Julius Hawley Seelye

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Julius Hawley Seelye
Julius Hawley Seelye.jpg
Member of the U.S. House of Representatives
from Massachusetts's 10th district
In office
March 4, 1875 – March 3, 1877
Preceded by Charles A. Stevens
Succeeded by Amasa Norcross
5th President of Amherst College
Preceded by William Augustus Stearns
Succeeded by Merrill Edward Gates
Personal details
Born September 14, 1824
Bethel, Connecticut
Died May 12, 1895(1895-05-12) (aged 70)
Amherst, Massachusetts
Political party Independent
Spouse(s) Elizabeth Tillman James
Signature

Julius Hawley Seelye (September 14, 1824 – May 12, 1895) was a missionary, author, United States Representative, and former president of Amherst College. The system of Latin Honors in use at many universities worldwide is said to have been created by him.

Biography[edit]

Seelye was born September 14, 1824, in Bethel, Connecticut, to Seth and Abigail (Taylor) Seelye. He prepared himself for college, then attended Amherst College from 1846 to 1849, when he graduated. While he was at Amherst he joined the Psi Upsilon fraternity. After graduating, he continued his studies at Auburn Theological Seminary from 1849–1852, and at Halle, Prussia from 1852–1853. He married Marilyn Dockfill, who eventually died of tuberculosis.

Seelye was ordained in Schenectady, New York, on August 10, 1853. From 1853–1858 he was the pastor of the First Dutch Reformed Church in Schenectady.

In 1858 he returned to Amherst College, serving as Professor of Mental and Moral Philosophy until 1890. During that time, he was the President of the Amherst College Corporation, and a Trustee of Amherst College, from 1876–1890, and the fifth President of the College from 1877–1890, where he began the nation's first student self-government.[1] He was pastor of the Amherst College Church from 1877–1892. Seelye was also a trustee of Mount Holyoke College from 1872 to 1895.

Seelye was a member of the 44th Congress, from 1875–1877.

Other activities[edit]

In his later years, Seelye worked as a medical missionary in the Middle-East, beginning a long family tradition of affiliation with the Arab world.

Family[edit]

On October 26, 1854, Seelye married Elizabeth Tillman James of Albany, New York, who died in 1881. They had four children: Anna Seelye, who married Benjamin Kendall Emerson, an Amherst College professor, in 1901; Elizabeth Seelye, who married James Wilson Bixler, an Amherst graduate, in 1891, and who died in 1894; Mabel, who married Bixler in 1898; and William James Seelye, who graduated from Amherst College in 1879.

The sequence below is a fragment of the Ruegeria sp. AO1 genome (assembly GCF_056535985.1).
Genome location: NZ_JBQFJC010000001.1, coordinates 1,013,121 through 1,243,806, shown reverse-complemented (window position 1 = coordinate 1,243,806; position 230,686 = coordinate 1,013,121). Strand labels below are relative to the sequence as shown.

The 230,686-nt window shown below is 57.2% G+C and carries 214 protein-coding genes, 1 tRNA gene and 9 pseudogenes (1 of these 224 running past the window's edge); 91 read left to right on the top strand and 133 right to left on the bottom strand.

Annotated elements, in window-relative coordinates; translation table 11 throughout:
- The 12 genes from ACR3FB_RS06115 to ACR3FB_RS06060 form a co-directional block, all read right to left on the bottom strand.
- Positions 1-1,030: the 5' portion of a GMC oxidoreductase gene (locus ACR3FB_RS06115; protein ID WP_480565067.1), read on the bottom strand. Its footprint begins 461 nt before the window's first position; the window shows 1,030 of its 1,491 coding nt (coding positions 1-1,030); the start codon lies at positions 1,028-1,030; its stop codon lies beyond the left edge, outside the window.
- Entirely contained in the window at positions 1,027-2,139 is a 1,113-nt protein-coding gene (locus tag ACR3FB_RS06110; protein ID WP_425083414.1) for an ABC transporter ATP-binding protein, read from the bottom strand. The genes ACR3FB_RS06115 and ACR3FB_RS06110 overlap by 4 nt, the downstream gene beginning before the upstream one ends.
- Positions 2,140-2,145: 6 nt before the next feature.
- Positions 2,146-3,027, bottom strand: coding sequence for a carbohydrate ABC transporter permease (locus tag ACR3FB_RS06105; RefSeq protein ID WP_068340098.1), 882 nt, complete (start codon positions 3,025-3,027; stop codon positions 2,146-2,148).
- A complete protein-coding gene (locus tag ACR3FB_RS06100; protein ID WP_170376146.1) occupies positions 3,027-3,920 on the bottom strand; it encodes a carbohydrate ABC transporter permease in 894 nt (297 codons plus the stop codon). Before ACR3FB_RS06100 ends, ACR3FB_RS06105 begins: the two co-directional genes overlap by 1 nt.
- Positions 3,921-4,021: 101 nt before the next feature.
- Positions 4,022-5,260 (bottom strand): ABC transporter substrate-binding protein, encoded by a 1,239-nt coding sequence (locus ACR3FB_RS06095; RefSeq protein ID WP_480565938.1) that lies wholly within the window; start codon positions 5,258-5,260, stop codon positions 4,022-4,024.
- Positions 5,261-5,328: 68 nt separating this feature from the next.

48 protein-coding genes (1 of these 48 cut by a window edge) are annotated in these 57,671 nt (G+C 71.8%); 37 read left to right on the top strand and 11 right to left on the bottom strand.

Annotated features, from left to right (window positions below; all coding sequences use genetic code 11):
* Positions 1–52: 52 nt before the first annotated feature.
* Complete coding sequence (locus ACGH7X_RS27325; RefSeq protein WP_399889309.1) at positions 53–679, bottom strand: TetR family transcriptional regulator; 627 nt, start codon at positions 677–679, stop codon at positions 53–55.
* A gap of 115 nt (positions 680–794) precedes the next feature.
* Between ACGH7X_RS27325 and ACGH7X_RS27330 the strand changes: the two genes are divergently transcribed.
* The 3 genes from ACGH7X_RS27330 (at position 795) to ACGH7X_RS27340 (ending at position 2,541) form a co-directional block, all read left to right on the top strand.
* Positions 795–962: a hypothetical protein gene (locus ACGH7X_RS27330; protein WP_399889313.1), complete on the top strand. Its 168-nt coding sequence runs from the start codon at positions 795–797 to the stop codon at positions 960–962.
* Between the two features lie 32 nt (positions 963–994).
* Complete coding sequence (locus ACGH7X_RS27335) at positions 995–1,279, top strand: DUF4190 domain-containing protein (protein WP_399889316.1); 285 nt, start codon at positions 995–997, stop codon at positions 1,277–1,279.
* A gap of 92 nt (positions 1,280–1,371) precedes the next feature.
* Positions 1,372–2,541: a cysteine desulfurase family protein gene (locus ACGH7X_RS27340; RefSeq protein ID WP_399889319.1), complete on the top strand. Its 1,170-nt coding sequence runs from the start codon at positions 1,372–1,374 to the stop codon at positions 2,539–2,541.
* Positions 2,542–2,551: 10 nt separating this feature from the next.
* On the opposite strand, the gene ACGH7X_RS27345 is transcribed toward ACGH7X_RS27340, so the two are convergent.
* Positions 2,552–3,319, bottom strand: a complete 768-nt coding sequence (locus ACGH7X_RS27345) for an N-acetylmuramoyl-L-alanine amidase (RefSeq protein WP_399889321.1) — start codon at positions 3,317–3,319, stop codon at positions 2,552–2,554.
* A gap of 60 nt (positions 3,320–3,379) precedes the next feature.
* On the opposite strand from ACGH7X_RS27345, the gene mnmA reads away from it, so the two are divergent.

Seelye is the brother of Laurenus Clark Seelye, first president of Smith College. He is the grandfather of J. Seelye Bixler, 16th president of Colby College, and of Elizabeth Seelye Bixler, third dean of the Yale School of Nursing. He is the great-grandfather of Former United States Ambassador Talcott Seelye and is the great-great-grandfather of National Public Radio reporter Kate Seelye

Death[edit]

Seelye died on May 12, 1895 at his home in Amherst, Massachusetts.[2]

Works[edit]

  • Seelye, Julius Hawley (1873). The Way, the Truth, and the Life. Lectures to Educated Hindoos. OCLC 6203533. 
  • Seelye, Julius Hawley (1875). Christian Missions. OCLC 18331568. 
  • Seelye, Julius Hawley (1877). The Relations of Learning and Religion. OCLC 1089883. 
  • Seelye, Julius Hawley (1880). The Sabbath Question. OCLC 56524465. 
  • Seelye, Julius Hawley (1890). Our Father's Kingdom. OCLC 32774539. 
  • Seelye, Julius Hawley (1891). Duty. A Book for Schools. OCLC 2779454. 
  • Seelye, Julius Hawley (1894). Citizenship. A Book for Classes in Government and Law. OCLC 5294712. 
  • Schwegler's History of Philosophy (translated)
  • Hickok's Moral Science (revised and edited)
  • Hickock's Empirical Psychology (revised and edited)

Notes[edit]

  1. ^ Bridgwater, William & Kurtz, Seymour, editors (1963) The Columbia Encyclopedia. New York: Columbia University Press. p.1922.
  2. ^ The Hartford Courant (May 13, 1895), JULIUS H. SEELYE DEATH OF EX-PRESIDENT OF AMHERST COLLEGE A Noted Educator and Founder of the "Amherst System" of Student Government --His Interesting Political Career and Public Services, Hartford, Conn.: The Hartford Courant, p. 1. 

External links[edit]

United States House of Representatives
Preceded by
Charles A. Stevens
Member of the U.S. House of Representatives
from Massachusetts's 10th congressional district

1875–1877
Succeeded by
Amasa Norcross
Academic offices
Preceded by
William Augustus Stearns
President of Amherst College
1877–1890
Succeeded by
Merrill Edward Gates